With many teachers looking for options for online recitals, we wanted to share what our program had successfully done for our spring solo recitals.
This all started with a test during our achievement week. When lessons went online, we didn’t want our group classes to just continue on in the same way. Instead we looked for new ideas as well as try ideas we had in the past in a new way. For example, each group class teacher hosted an online parent forum (Zoom Meeting) during their regular group class time; this was an opportunity for parents to get together and have discussions on particular topics. All meeting links were shared program wide and any family could join any discussion. This was well received as parents missed that interaction with fellow parents in the program.
Traditionally during our achievement week, a student performs a piece before a panel of teachers and gets positive feedback. Since moving online, we wanted to test the ability of parents use of YouTube. We had our families upload their child’s performance to YouTube and share the link with their private teacher who then distributed it to the 3 assigned teachers for that particular student. The assigned teachers would watch and email comments and remarks to the parents and private teacher.
We really helped our parents through this process by creating a detailed how-to guide with screen shots and setting up the proper settings for privacy. (We’ll touch more on the settings later). Additionally, prior to rolling this out, we had an online faculty meeting and taught each teacher so they could help their students if need be. Lastly, we wanted a couple of backup plans: The family could send the video to their private teacher to upload; or the teacher could record the student’s performance during their private lesson with Zoom and upload later.
It was obvious that videos recorded with one’s phone and uploaded to YouTube were of considerable higher quality than recording with Zoom. This was one determining factor in having our recitals uploaded to YouTube. Even if we did a ‘live’ Zoom performance, we felt the quality wouldn’t do the students justice to their hard work. Lastly, achievement week gave parents and teachers a chance to get familiar with the technology and process.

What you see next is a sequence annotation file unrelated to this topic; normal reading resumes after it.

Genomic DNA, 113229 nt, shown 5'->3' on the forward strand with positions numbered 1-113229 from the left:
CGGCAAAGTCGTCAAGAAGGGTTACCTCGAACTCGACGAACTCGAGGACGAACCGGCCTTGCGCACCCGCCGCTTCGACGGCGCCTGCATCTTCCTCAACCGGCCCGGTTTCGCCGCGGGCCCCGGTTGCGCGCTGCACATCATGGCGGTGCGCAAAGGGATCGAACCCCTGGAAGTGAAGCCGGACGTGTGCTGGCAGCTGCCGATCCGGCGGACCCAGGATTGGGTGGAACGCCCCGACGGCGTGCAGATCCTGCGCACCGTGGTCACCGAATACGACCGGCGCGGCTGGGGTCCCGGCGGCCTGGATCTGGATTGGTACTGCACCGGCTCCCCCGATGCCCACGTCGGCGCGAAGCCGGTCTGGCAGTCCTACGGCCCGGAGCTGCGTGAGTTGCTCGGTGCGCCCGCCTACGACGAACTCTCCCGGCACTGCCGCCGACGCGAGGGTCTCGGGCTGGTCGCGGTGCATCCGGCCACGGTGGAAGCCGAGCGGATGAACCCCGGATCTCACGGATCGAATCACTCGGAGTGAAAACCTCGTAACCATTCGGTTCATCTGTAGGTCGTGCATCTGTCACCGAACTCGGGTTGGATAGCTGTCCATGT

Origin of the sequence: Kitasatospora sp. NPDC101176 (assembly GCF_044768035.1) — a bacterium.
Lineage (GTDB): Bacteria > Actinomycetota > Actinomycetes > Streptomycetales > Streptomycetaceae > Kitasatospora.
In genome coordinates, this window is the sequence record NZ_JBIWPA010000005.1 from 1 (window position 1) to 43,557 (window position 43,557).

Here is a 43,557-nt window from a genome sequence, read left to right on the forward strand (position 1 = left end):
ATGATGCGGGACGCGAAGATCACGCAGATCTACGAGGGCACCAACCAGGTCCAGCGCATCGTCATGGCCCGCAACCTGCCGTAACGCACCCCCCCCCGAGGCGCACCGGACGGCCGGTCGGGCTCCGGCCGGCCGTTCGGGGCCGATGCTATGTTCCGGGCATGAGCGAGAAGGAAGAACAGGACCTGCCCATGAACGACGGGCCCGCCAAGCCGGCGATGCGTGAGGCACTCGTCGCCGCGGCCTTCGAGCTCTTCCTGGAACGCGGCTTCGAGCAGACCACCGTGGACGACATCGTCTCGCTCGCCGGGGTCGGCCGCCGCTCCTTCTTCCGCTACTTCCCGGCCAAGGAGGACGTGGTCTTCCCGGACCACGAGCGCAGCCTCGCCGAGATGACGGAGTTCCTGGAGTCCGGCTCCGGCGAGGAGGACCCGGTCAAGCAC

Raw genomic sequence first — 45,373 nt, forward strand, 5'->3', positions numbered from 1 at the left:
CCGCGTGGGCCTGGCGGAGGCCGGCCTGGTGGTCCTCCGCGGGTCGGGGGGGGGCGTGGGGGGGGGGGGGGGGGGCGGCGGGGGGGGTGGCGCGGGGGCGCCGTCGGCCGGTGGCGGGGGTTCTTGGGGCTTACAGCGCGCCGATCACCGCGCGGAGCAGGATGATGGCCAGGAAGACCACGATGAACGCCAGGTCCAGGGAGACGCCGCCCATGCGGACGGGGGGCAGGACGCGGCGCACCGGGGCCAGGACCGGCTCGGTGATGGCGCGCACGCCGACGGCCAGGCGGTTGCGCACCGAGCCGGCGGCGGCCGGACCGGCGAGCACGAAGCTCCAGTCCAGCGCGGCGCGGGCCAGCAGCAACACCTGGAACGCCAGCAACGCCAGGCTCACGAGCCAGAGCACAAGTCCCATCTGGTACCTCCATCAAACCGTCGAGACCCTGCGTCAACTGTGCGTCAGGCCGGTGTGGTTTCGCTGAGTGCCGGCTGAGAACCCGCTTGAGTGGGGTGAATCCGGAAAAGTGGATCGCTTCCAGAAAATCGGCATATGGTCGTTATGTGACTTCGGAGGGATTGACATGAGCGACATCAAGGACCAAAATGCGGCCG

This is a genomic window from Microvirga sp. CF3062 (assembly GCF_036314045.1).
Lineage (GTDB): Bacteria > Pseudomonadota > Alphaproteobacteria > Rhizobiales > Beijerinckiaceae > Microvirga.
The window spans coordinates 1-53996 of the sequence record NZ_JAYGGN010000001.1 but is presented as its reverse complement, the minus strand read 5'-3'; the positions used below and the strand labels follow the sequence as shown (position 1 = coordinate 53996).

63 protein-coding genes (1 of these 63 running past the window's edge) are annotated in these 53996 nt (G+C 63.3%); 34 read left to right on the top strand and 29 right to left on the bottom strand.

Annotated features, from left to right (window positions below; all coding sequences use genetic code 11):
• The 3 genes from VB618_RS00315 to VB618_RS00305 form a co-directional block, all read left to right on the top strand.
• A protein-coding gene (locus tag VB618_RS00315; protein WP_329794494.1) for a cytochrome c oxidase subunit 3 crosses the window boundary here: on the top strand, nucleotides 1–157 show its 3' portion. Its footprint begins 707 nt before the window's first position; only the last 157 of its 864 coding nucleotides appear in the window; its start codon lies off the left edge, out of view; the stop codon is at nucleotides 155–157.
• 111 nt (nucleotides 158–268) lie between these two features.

The students still had an opportunity for that ‘live’ experience in group class prior to recital weekend. They performed their piece for their classmates and had the excitement of a ‘live’ performance with immediate and positive feedback as well as encouragement from fellow students.
Recording the Video
There were several guidelines that we suggested to our families such as: Dress up in typical concert wear, bowing, smiling, announce the piece, have a nice non-distracting background, etc. All typical of what we would expect with an in-person recital.
The quality that many cellphones produce is of a high enough definition to give a clear picture and quality audio.
Uploading the Video
Once again we provided a detailed how-to with screen shots for the parents. We outlined how we wanted the titles of the videos presented, ie. Students name, piece, and composer.
Several settings needed to be set in YouTube to properly protect our children. One of the things that needed to be set was that the video was made for children. What this does is prevent the video from being downloadable, prevents age inappropriate advertisements, and blocks comments. Also the video was to be listed as unlisted. The only way to access the video is with a private link and the video is not searchable in YouTube. Safety was a strong consideration in setting up our online recitals. You can download the how-to below.
The Concert Program
With videos set up with the settings above, they cannot simply be added to a playlist in YouTube. Our work around was a beautiful hyperlinked PDF. Many families love to save the concert programs so this still offered an opportunity to do that. Our program is of a capacity where we need to have 4 separate concerts for our students. So we created 4 separate documents, one for each recital as we would have done for in-person recitals.
The student’s name was listed with their piece and composer. The teachers had provided all that information in the order they wanted their students in. All that remained was to link that text with the YouTube link that the parents provided. The following is what one of our programs looked like:
A nice touch was a video introduction by our Executive Director, Mark Mutter:
The concert programs were emailed to all of the families in our program. They shared it with their friends and extended family. Many of our families appreciated the ability to share their child’s performance with those who live a distance and cannot normally attend a recital.
After the programs circulated for a week, we encouraged parents to remove their videos from YouTube. This was optional and totally up to them. This just added an extra layer of privacy for the families that wanted it.
Many of the families and teachers watched all the videos on all 4 concert programs and the response was super positive. We were still able to create a positive recital experience for everyone and the traditional looking concert program with every performers name listed helped to offer the sense of community.
If you have any questions, we are always happy to fellow teachers and families!